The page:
Thoughts From A Random Black Guy: The Rise Of Young Gunshot | West Coast Sound | Los Angeles | Los Angeles News and Events | LA Weekly
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Random Black Guy

Thoughts From A Random Black Guy: The Rise Of Young Gunshot

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Wed, Nov 9, 2011 at 5:00 AM

click to enlarge FRANK MILES
  • Frank Miles
[Editor's note: Odd Future member Lionel Boyce writes a weekly column for West Coast Sound. His archives are available here.]

Over the past few weeks I've taken an interest in this new artist in the game. I'm not usually big on underground rappers, but a friend of mine was listening to this guy, and when I heard the beat drop and this man spitting some cold lyrics on the mic, I was instantly compelled to nod my head and feel this man's struggle.

A lot of people have not heard of him yet, but I feel within the next 50 years he'll be the hottest rapper out. He is to the rap game what Kwame Brown was to basketball.

His name is Young Gunshot, and I was lucky enough to run into him on the outskirts of Miami, when he was filming a music video for his slammin' song "Gunshot Wit It." It had never happened to me before, but when I met him I was starstruck and almost fanned out.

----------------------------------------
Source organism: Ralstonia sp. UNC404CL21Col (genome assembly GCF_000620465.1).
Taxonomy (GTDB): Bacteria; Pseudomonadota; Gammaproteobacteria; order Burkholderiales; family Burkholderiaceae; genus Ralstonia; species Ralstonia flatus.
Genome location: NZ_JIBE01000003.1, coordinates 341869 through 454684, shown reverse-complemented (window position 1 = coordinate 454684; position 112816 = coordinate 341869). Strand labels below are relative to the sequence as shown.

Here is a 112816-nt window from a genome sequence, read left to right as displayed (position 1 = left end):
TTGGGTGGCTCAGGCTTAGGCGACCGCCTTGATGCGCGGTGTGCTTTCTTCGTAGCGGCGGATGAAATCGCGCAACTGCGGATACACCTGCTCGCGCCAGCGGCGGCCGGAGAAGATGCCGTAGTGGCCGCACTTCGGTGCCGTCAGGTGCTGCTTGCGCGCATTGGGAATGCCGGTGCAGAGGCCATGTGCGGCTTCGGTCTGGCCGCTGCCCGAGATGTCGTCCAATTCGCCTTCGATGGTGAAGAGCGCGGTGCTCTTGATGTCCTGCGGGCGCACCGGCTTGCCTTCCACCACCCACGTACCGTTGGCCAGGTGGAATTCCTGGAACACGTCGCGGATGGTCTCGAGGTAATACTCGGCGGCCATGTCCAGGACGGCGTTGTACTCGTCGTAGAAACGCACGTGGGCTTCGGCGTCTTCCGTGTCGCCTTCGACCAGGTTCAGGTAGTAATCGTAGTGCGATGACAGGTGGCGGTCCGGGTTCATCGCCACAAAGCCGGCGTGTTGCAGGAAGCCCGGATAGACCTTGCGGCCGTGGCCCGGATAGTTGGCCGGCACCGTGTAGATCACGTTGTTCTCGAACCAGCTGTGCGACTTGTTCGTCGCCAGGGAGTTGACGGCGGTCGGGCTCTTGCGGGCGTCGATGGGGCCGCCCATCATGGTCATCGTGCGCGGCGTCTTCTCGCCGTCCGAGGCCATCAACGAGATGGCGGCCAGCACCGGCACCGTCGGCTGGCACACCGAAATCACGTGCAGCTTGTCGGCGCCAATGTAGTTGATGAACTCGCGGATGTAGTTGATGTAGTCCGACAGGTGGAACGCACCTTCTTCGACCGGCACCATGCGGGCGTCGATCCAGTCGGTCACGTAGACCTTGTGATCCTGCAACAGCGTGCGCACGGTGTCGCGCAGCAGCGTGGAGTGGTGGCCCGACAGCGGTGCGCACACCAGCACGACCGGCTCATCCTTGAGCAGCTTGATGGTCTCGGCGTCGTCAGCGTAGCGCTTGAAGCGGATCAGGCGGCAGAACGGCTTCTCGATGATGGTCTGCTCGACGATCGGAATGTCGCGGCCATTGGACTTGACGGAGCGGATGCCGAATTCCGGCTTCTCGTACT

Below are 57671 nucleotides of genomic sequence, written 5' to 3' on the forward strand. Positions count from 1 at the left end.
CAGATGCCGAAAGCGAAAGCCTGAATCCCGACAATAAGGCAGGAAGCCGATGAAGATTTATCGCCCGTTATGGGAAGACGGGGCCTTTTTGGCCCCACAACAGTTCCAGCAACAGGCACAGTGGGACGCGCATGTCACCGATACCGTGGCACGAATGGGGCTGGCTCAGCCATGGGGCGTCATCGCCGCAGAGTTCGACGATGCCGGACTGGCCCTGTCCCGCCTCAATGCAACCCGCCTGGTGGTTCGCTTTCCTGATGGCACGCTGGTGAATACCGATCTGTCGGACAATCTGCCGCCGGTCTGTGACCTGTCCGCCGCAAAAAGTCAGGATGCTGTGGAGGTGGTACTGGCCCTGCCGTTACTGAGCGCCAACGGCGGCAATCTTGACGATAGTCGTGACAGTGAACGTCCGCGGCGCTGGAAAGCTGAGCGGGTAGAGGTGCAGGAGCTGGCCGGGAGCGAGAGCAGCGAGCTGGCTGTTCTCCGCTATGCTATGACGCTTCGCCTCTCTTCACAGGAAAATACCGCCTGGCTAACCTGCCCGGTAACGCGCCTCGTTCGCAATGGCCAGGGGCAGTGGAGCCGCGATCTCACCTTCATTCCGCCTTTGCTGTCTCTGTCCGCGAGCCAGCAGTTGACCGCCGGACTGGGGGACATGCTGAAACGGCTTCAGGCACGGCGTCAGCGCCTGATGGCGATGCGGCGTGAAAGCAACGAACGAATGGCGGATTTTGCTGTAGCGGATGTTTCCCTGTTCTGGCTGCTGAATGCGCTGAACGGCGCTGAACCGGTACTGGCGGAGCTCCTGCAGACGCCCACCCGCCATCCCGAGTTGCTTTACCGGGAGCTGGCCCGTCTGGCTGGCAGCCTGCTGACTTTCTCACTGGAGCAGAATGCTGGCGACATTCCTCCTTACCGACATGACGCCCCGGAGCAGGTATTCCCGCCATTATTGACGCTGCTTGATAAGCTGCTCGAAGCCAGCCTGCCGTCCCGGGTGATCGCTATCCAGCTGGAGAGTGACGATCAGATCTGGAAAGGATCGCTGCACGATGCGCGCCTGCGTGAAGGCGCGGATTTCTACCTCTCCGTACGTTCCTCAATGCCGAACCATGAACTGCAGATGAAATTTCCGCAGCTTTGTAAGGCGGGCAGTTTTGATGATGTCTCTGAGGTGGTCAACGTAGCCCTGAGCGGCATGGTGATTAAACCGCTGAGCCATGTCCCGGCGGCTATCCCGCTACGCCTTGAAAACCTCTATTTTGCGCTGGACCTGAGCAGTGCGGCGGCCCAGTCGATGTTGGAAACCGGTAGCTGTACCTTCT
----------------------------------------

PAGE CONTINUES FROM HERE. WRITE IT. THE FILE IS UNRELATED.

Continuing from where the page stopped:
He's a pretty cool guy, but I could barely understand anything he was saying because of his heavy Rhode Island accent. (Photos of Young Gunshot below.)

click to enlarge Young Gunshot - LIONEL BOYCE
  • Lionel Boyce
  • Young Gunshot
Tyler and Hodgy had never heard of him until I began blasting "Gunshot Wit It." "A dollar is not 98 cents, it's a dollar!" was Hodgy's response. I still have no idea what the fuck he was talking about. Maybe him and Tyler had done drugs prior to listening to the song, because they both were talking complete nonsense and sweating really hard. Tyler made several comments about being a Mexican plate, whatever that means.

But the cool thing is that Tyler, Hodgy and I were able to kick it with Young Gunshot for a couple of hours. We found out all sorts of interesting shit. Young Gunshot, whose real name turns out to be Terry Webster, told us how hard it was growing up in Rhode Island.

There, people were being killed and pimps were taking old women and putting them on the corners to make money selling their old wrinkled bodies. "Out there it was either you work at Payless ShoeSource or slang dem thangs on da block ... and that's what I did -- work at Payless."

A photo of Tyler meeting Young Gunshot is below.

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